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5 Hughes Innovations Transforming Military SATCOM Networks and Capabilities

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To celebrate 50 years of Hughes innovation and leadership this year, we have been posting a “5 for 50” series that shares personal insights from Hughes executives on all things related to technology and trends. Here are 5 Hughes innovations and defense contracts that, according to Hughes Defense vice president and general manager, Rick Lober, have transformed military SATCOM networks and improved warfighter communications capabilities.

  1. Flexible, Software-enabled Terminals and Systems – Hughes was the first to innovate advanced software-based technology that makes it possible for terminals to autonomously select and interoperate between different SATCOM terminals, systems and services. This capability delivers highly secure, flexible and resilient communications. The Hughes software-defined Terminal Management Agent (TMA) ensures uninterrupted connectivity by helping a satellite terminal to ‘self-heal’ or redirect a terminal to a new satellite, waveform or service when interference or jamming degrades or disrupts a transmission.
  2. Uninterrupted Multi-Transport Connectivity – To provide resiliency and uninterrupted connectivity to troops around the globe, military networks must adapt to user needs and mission requirements in real-time. To that end, Hughes has pioneered multi-transport capabilities—the ability to switch between geostationary, medium and low earth orbit satellites (MEO/LEO), wireless and 5G to meet user needs. For example, using GEO satellites for bandwidth intensive applications and satellite backhaul, and MEO and LEO service to support lower latency applications and achieve complete global coverage, including in the Arctic. Multi-transport capabilities are essential for warfighters and communications on-the-move, as demonstrated recently by Hughes in collaboration with SES.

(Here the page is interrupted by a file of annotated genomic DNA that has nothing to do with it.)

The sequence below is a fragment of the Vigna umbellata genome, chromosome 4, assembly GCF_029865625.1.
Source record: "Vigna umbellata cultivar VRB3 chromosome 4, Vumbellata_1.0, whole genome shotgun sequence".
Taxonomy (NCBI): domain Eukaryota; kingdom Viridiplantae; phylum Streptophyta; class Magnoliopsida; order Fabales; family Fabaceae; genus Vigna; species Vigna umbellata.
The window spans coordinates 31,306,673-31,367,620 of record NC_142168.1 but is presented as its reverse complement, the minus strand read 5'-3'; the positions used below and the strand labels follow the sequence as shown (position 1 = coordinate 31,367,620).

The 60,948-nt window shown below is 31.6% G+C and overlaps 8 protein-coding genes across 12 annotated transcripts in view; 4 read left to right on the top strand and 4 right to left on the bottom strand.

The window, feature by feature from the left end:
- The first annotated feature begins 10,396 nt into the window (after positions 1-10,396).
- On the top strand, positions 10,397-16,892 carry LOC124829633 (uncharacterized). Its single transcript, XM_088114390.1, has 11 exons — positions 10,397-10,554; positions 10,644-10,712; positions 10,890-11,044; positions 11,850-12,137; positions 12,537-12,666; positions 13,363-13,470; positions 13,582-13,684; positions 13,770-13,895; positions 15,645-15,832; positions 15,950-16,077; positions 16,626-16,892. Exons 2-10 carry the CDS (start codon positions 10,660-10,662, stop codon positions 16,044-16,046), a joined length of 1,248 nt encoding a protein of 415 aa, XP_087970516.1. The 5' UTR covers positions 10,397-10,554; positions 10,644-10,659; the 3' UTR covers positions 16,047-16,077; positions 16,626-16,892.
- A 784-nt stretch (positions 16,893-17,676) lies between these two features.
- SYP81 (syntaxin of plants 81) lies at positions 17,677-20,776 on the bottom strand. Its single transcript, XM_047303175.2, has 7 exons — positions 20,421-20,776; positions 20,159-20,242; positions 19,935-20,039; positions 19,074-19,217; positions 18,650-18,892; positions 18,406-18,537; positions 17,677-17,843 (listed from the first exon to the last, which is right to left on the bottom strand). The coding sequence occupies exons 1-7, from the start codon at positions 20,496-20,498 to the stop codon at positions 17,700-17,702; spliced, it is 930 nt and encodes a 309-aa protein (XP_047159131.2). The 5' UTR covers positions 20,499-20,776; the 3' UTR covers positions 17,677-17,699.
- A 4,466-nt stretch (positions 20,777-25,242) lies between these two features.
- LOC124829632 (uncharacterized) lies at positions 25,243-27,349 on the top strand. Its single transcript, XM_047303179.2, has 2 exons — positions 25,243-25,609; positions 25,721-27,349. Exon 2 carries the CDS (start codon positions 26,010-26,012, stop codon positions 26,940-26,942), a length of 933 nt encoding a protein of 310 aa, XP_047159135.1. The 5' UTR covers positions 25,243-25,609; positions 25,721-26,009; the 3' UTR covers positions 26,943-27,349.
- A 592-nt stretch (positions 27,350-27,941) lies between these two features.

3. Comms for Remotely Piloted Aircraft – For a contract with General Atomics, Hughes customized the advanced, ruggedized HM400 modem to connect the U.S. Army’s Gray Eagle Unmanned Aircraft Vehicles and Systems (UAV/UAS) with next generation satellite communications. Integrated with the DoD’s waveform technology, these modems are ideal for supporting military operations in contested environments. Hughes has since expanded its airborne solutions for unmanned systems to include implementations on the MQ-9B SkyGuardian, a variant of GA-ASI’s Predator® B Remotely Piloted Aircraft. That’s one way Hughes engineers to military specification, with ruggedized solutions and optimized size, weight and power (SWaP).
  4. Rotary Wing Communications Capabilities – Rotary wing aircraft present a unique challenge for warfighter communications because SATCOM signals must transmit through spinning blades. Hughes breakthrough Beyond-Line-of-Sight (BLOS) SATCOM capability for helicopters enables real-time transmission of high definition ISR and situational awareness data, demonstrated aboard a Black Hawk helicopter at speeds of 17 Mbps. Telespazio recently selected the Hughes HeloSat™ solution for SATCOM for Leonardo helicopters.
  5. Anti-jam SATCOM Capability for the U.S. Air Force – As part of the U.S. Air Force Protected Tactical Enterprise Service (PTES) program, Hughes was contracted by Boeing to develop mission management, system control, networking and ground hub capabilities for anti-jam SATCOM communications capabilities. This joint ground platform is designed to deliver protected communications services through the Wideband Global SATCOM (WGS) constellation, commercial satellites and in the future, DoD’s Protected Tactical Satellites running the Protected Tactical Waveform (PTW). The program uses an agile software development process that includes regular demonstrations with the customer to incorporate specific feedback and requirements and deliver capabilities quickly.

These five examples showcase how the Hughes heritage of innovation over five decades continues to inspire new ways of delivering information to the military. After all, in the modern battlespace, knowledge is decisive. For the warfighter, knowing what’s happening now tips the balance of what happens next; and threats to communication are threats to mission success. That’s why we engineer, automate and manage resilient networks for information accessibility anywhere the mission leads, from the home front to the front line.